The landlord leased an office and a warehouse space to a kitchen manufacturer under two separate leases. The leases were on the widely-used Auckland District Law Society (ADLS) deed of lease, which includes a “no access in emergency” provision at clause 27.5. The tenant ceased rental payments from the first day of the first alert level 4 lockdown on 26 March 2020 and claimed a rent abatement under the “no access” clauses in the leases.
In August 2020, the landowner served a notice on the tenant informing the tenant that it was in default of its obligation to pay the rent and outgoings and requiring that the outstanding sums be paid within 30 working days. The notice made no allowance for the required abatement of rent and outgoings due to the “no access in emergency” clauses. After the tenant did not comply with the notice, the landlord cancelled the leases, took possession of the premises and later commenced summary judgment proceedings to recover the rent arrears.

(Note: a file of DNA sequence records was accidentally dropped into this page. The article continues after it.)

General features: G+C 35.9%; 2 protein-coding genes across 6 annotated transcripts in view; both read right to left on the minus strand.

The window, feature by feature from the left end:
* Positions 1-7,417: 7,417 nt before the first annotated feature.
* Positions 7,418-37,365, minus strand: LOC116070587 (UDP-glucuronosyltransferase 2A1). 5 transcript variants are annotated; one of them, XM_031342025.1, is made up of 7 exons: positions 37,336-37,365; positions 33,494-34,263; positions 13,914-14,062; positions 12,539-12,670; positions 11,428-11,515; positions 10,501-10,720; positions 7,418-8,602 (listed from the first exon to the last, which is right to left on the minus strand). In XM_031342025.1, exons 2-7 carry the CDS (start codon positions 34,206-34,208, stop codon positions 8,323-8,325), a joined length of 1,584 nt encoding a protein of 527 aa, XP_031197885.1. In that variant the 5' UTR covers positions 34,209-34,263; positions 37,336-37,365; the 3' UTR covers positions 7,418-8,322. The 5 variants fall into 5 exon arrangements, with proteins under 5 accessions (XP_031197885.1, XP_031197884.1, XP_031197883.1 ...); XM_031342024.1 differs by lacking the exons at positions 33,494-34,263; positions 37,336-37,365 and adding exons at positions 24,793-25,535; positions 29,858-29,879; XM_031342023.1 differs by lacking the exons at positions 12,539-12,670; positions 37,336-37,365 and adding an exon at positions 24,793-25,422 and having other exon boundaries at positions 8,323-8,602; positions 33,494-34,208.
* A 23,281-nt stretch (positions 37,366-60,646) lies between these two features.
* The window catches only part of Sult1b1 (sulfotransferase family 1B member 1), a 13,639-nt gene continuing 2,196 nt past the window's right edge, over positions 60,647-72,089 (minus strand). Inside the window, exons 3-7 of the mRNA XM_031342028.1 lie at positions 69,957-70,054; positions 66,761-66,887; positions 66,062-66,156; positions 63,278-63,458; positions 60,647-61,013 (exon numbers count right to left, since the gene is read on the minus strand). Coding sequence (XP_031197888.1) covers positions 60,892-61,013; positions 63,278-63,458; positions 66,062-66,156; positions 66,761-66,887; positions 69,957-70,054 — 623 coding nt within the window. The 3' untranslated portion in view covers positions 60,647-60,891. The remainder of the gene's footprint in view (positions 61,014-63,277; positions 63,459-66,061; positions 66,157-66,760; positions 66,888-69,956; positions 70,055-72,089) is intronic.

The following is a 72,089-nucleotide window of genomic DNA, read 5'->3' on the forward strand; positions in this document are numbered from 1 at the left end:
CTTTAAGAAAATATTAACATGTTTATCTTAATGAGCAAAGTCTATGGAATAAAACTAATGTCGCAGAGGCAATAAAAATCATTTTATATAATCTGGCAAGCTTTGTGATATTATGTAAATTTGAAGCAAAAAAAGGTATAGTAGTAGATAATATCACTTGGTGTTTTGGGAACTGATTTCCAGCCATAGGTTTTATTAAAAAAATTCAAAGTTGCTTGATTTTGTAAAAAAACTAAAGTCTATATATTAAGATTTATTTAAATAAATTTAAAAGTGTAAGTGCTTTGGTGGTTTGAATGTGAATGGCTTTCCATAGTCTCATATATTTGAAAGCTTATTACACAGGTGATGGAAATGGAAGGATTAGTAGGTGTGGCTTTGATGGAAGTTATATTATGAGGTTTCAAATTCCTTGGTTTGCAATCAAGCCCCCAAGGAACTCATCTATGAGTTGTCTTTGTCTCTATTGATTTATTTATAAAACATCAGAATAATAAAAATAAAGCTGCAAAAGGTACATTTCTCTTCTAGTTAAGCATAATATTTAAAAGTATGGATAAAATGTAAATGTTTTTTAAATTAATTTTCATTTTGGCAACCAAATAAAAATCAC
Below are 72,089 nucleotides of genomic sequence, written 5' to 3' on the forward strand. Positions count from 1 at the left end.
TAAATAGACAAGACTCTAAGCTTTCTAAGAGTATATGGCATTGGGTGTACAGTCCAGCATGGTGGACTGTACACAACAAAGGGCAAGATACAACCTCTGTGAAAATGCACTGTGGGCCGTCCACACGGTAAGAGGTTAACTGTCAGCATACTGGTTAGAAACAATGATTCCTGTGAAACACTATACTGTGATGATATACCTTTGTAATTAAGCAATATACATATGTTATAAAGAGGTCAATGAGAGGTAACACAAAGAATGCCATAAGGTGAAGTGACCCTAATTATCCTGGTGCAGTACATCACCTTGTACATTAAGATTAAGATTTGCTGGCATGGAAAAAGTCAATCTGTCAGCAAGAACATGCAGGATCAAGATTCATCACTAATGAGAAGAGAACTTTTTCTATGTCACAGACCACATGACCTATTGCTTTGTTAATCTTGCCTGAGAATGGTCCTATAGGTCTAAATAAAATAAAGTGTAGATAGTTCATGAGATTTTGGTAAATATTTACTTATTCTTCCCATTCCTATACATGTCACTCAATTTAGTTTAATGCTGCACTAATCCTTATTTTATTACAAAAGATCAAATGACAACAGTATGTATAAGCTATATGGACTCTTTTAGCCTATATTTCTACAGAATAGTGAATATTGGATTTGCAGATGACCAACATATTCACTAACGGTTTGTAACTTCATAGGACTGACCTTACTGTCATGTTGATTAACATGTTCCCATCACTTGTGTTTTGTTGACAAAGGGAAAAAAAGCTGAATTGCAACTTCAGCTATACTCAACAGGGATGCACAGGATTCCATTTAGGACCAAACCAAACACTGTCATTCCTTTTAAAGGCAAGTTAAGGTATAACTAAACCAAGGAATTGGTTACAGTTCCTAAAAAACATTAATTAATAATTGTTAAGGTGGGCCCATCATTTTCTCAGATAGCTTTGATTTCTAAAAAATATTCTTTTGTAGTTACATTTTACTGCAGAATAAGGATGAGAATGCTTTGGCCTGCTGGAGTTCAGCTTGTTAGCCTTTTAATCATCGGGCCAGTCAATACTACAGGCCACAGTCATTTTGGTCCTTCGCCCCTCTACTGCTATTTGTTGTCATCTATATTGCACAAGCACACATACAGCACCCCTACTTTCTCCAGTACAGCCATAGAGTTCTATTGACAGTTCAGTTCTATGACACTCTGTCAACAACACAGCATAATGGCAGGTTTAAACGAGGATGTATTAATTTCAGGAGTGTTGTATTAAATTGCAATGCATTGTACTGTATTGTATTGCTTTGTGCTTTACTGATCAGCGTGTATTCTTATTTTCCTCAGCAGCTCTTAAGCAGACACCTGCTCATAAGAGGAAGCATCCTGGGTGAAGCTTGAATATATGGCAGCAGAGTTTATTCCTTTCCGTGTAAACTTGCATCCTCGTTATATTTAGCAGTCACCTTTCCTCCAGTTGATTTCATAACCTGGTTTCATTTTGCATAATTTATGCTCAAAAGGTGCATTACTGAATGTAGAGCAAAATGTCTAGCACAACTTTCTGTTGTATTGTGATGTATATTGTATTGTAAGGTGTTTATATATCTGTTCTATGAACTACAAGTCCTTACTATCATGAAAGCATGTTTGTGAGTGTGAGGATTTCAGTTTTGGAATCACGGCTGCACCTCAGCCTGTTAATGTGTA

The High Court declined the landlord’s application in respect of the amounts claimed as the landlord had failed to provide for an abatement of the rent in light of the ongoing pandemic.
As this was a summary judgment application for unpaid rent, the Court was not able to assess what the “fair proportion” abatement should have been (as this is “an evaluative exercise that cannot be done on a summary judgment application”) or determine whether the landlord’s breach notice was invalid. If the breach notice was invalid, the cancellation of the leases would have been unlawful. The Court stated that it was arguable that the breach notice was invalid on the basis that it did not make an allowance for the required abatement of rent and outgoings under clause 27.5 of the leases. The Court recommended that the landlord ought to have obtained an authoritative determination of the rent payable by suing the tenant and obtaining a formal judgment of the unpaid rent, or to have only served the breach notice for the undisputed rent arrears.